(4) In cases where the ejector tube (or the tubes associated with different cylinders and operating in parallel) delivers into a storage space or chamber where it maintains a gas pressure, it must be so designed as to prevent any back flow of compressed gas from the chamber between two pulsations. This condition entails the provision of ejector tubes, the length of which must be in direct relation to the pressure maintained in the chamber (the higher the pressure the longer the tube must be), in order to prevent any tendency to reversal of gas flow, which tendency is prevented by the kinetic energy of the volume of gas which is still in movement inside the ejector tube towards .the storage chamber.
In its applications, both on the ground and in aviation, the invention can be used for the cooling of engine cylinders, whether the cylinders are water-cooled or air-cooled or it may also be used for scavenging cylinders, or again for cooling and scavenging.
Furthermore, if the ejector tubes are arranged to deliver into a storage chamber which in turn delivers to atmosphere by a suitably dimensioned nozzle, there is then obtained in this nozzle a practically continuous gas flow.
In this way, it is possible to muffie the noise of the exhaust by much more simple means than the usual exhaust box or silencer.
In the case of acre-engines, the jet of gas flowing from the nozzle may contribute to the propulsion by reaction as it gives an appreciable thrust.
The description which follows below in connection with the attached drawings, which are given by way of example and not in any sense of limitation, will make it quite clear how the invention can be carried into effect, the special features referred to, either in the text or in the drawings, forming, naturally, part of the said invention.
Fig. l is a diagrammatic view in vertical section of a water-cooled engine cylinder and of a pulsatory ejector tube which is associated with it.
Fig. 2 is a View in horizontal projection showing the pulsatory ejector tubes of a four-cylinder engine.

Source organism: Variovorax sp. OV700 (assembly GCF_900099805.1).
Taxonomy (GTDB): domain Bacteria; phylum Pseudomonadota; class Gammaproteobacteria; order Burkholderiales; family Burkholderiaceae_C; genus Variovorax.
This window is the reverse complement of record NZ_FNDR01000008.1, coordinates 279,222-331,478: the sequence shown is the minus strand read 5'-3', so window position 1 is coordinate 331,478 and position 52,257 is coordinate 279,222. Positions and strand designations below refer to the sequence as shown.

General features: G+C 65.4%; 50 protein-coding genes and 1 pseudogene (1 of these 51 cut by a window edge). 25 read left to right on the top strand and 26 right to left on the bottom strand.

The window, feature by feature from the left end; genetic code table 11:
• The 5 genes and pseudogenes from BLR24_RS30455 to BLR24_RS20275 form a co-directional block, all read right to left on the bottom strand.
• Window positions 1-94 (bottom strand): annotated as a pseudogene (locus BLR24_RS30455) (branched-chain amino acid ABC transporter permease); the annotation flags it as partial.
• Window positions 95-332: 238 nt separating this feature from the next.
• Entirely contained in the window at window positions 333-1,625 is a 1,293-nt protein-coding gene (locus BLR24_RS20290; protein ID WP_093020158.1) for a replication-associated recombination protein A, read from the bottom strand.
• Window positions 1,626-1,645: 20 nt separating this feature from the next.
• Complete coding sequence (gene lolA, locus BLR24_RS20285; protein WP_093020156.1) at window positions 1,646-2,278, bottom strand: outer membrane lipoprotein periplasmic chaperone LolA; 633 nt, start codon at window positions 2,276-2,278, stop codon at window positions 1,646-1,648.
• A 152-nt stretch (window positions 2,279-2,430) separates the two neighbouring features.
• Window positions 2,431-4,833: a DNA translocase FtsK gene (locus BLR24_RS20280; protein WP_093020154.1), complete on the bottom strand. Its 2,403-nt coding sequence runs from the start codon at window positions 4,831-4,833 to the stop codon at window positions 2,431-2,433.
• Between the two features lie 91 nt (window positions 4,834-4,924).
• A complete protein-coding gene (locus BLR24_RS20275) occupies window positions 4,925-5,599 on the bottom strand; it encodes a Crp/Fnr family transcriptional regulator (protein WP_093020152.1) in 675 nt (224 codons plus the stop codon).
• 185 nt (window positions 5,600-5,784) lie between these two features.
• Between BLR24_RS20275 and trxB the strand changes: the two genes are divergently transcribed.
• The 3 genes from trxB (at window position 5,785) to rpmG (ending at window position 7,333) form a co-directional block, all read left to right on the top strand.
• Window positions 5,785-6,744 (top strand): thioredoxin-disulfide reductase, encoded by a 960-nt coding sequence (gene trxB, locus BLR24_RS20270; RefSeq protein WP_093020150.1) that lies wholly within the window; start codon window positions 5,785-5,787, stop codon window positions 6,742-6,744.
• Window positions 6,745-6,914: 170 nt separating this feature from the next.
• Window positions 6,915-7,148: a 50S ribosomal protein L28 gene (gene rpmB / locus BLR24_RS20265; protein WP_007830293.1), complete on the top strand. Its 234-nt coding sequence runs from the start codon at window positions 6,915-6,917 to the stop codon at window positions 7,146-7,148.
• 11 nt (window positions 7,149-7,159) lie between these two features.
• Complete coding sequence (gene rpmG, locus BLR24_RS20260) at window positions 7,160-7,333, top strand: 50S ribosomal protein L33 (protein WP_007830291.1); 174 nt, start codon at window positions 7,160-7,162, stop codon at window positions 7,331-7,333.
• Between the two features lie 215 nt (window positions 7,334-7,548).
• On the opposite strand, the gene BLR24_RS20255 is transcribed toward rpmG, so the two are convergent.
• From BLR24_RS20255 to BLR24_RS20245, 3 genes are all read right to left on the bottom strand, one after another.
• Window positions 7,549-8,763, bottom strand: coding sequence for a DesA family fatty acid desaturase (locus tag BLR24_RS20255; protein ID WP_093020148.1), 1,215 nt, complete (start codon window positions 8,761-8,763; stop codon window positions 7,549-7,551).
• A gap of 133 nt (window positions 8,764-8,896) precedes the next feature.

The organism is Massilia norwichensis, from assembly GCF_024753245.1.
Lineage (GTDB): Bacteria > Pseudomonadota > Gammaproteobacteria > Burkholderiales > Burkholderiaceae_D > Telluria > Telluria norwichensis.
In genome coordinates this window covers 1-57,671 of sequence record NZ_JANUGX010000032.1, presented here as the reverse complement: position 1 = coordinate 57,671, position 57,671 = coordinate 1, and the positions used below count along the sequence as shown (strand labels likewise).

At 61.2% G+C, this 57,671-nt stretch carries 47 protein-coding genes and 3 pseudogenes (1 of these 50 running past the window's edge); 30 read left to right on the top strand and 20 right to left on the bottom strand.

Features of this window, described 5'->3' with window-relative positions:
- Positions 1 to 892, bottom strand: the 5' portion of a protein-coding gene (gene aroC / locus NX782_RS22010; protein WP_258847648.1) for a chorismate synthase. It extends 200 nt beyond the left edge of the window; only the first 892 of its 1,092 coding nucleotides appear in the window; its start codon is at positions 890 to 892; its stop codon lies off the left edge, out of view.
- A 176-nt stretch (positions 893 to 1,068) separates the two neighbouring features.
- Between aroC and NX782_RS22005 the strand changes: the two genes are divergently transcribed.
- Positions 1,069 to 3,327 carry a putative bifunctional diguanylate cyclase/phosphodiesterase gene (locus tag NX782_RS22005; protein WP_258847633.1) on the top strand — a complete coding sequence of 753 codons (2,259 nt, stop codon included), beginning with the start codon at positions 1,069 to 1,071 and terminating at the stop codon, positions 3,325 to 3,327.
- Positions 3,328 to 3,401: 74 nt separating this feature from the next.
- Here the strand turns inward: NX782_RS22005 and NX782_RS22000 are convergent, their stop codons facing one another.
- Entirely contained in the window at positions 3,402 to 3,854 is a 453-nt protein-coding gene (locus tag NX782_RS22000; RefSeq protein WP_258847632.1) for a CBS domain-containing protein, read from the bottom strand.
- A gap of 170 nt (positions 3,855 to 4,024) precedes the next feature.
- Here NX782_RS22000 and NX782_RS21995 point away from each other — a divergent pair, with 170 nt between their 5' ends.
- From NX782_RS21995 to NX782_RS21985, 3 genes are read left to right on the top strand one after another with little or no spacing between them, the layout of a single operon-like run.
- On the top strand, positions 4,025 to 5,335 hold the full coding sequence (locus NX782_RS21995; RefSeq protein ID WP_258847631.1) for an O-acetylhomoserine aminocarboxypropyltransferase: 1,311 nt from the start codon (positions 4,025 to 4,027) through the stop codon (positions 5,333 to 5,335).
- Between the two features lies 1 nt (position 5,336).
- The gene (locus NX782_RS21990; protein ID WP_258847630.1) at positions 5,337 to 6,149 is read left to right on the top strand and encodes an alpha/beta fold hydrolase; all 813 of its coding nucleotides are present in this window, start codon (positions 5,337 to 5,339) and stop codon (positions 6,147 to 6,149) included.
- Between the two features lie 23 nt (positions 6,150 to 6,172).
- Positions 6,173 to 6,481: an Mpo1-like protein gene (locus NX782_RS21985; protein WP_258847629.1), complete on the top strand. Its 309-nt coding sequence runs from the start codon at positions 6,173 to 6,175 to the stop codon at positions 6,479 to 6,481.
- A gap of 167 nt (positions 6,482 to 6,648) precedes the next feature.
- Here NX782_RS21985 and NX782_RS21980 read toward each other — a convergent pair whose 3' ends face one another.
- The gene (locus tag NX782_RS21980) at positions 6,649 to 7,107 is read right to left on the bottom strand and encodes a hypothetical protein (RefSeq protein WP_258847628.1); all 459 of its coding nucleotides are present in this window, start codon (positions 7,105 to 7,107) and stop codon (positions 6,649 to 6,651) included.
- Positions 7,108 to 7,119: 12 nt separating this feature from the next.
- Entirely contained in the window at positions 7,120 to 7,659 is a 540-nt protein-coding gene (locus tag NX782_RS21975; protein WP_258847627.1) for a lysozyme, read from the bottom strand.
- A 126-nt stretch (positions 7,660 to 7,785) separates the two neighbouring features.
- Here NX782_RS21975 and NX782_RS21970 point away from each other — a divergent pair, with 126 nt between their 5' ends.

Fig. 3 shows the variations of exhaust gas pressure from a cylinder (in the pipe which supplies the corresponding ejector tube) as a function or time.
Fig. 4 is a view similar to that of Fig. 1 showing the application of a pulsatory ejector tube to the cooling and scavenging of a two-stroke engine with air coo-ling.
Fig. 5 is a diagram illustrating the operation of this engine.
Figs. 6 and 7 are diagrammatic views in longitudinal section of two methods of arrangement of a cowling containing the pulsatory ejector tubes associated with the cylinders of an aircraft engine.
In the embodiment of Figs. 1 and 2, the invention is supposed to be applied to a four-stroke, four-cylinder engine. The exhaust valve 1 of each of the cylinders 2 opens into an exhaust pipe 3 which is short, has no sharp bends and the cross-sectional area of which, according to circumstances, lies between the maximum passage area afiorded by the valve 1 when it is open, and the mean value of the passage area during the exhaust period. This pipe 3 delivers the exhaust gases to an ejector tube 4 comprising a short convergent section 5, followed by a relatively long divergent section 6 of relatively small cone angle.
As shown in Fig. 2, there is thus a tubular member 3 and an ejector tube 4 for each of the cylinders of the engine. The convergent parts of the various ejector tubes open into a common chamber 7 which communicates with the atmosphere through the cluster of tubes 3 of the radiator through. which passes the cooling water of the engine. The hot water is taken off from the top of the water-jacket of the cylinder group by the pipe 9, passes through the cluster of tubes 8 and returns through a pipe 10 and a pump 11 to the base of the water-jacket.
in the diagram of Fig. 3, the pressures P in one of the tubes 3 are given as ordinates and the times t as abscissae. P is the pressure obtaining in the chamber 7 from which the ejector tubes evacuate gas. From t to t 'during a period of the order of one third or one quarter of the period t' t,, of the engine cycle, the exhaust gases from the cylinder flow in the pipe 3 and operate in the corresponding ejector tube by pushing through it the fresh air with which the ejector tube was previously filled, exactly as a piston would do. From t to t the ejector tube refills with fresh air. From 2",, to t' this air is forced out by the following exhaust puff and so on.
it can be shown that the etficiency of the pulsator y ejector tube thus constructed is very much superior to that of an ejector tube operating on a continuous flow or substantially continuous flow where the fluid is carried along partly by the throttling effect of the inducing stream on the induced stream and by friction between said streams, this friction involving inevitably losses of energy.